Global production of plastic was around 1.5 million tonnes in the 1950s. That figure had risen to 348 million tonnes by 2016 and continues to grow. At the same time more and more plastic waste is ending up in the environment and is now found everywhere – in rivers, seas, soil, the oceans and in many marine organisms. It is also being discussed whether plastic particles are suspended in the air, in drinking water and other foods.
The main reason for the global flood of plastic in the environment is a lack of, or inadequate, waste and waste water management. However, plastics have many other pathways into nature which include tyre wear, abrasion from buildings, wrapping material or clothing made of plastic fibres. Cosmetics or cleaning agents contain microplastics, and fertilisers are coated in plastic too. Last but not least, plastic is increasingly entering the environment because people carelessly litter it with items such as coffee cups, cigarette butts or plastic bags.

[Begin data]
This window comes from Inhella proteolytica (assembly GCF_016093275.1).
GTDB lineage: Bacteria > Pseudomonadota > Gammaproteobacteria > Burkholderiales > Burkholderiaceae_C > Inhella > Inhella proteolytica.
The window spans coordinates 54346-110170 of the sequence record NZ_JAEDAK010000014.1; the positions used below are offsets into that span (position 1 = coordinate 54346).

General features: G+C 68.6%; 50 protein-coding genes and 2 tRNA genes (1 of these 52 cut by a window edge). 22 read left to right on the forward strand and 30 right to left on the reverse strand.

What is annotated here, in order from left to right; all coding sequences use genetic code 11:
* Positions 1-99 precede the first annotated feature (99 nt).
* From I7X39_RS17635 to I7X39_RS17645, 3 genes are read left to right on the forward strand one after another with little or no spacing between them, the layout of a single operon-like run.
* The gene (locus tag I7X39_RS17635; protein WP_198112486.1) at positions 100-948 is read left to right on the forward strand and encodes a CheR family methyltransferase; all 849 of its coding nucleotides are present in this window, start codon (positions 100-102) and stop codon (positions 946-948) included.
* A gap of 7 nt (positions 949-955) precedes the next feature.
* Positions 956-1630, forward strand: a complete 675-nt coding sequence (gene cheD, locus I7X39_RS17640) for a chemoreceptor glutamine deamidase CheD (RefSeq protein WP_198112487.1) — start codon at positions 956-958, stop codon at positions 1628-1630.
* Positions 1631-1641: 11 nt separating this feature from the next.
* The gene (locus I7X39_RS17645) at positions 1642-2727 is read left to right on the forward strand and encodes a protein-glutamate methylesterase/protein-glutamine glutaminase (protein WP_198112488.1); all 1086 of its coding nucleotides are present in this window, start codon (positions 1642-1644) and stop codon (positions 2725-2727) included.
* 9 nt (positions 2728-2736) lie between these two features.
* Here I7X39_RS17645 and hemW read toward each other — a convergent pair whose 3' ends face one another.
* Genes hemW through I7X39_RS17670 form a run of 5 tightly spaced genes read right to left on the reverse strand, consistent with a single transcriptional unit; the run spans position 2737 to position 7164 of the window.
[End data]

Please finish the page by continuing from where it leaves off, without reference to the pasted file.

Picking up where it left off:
In the new publication the authors explain what plastics are and the methods used to study and measure them in the environment. They show their presence in the waters, soil, air and seas of Germany and what impact this has on ecosystems. They identify areas in which there is (still) insufficient data and a need for research as well as measures to lastingly reduce plastic inputs to the environment in Germany and improve the state of the environment.
World Oceans Day on 8 June: Plastic litter has become a visible and urgent problem in recent years, in particular in the world's oceans. Around 75 percent of the waste found in the oceans and on beaches is some type of plastic. Research has shown that more than 800 animal species are exposed to its negative impact, often becoming tangled in or swallowing plastic parts. The UN's 'Play It Out' campaign is dedicated to fighting plastic pollution in the oceans. The motto of this year's World Oceans Day is "Gender and the Ocean".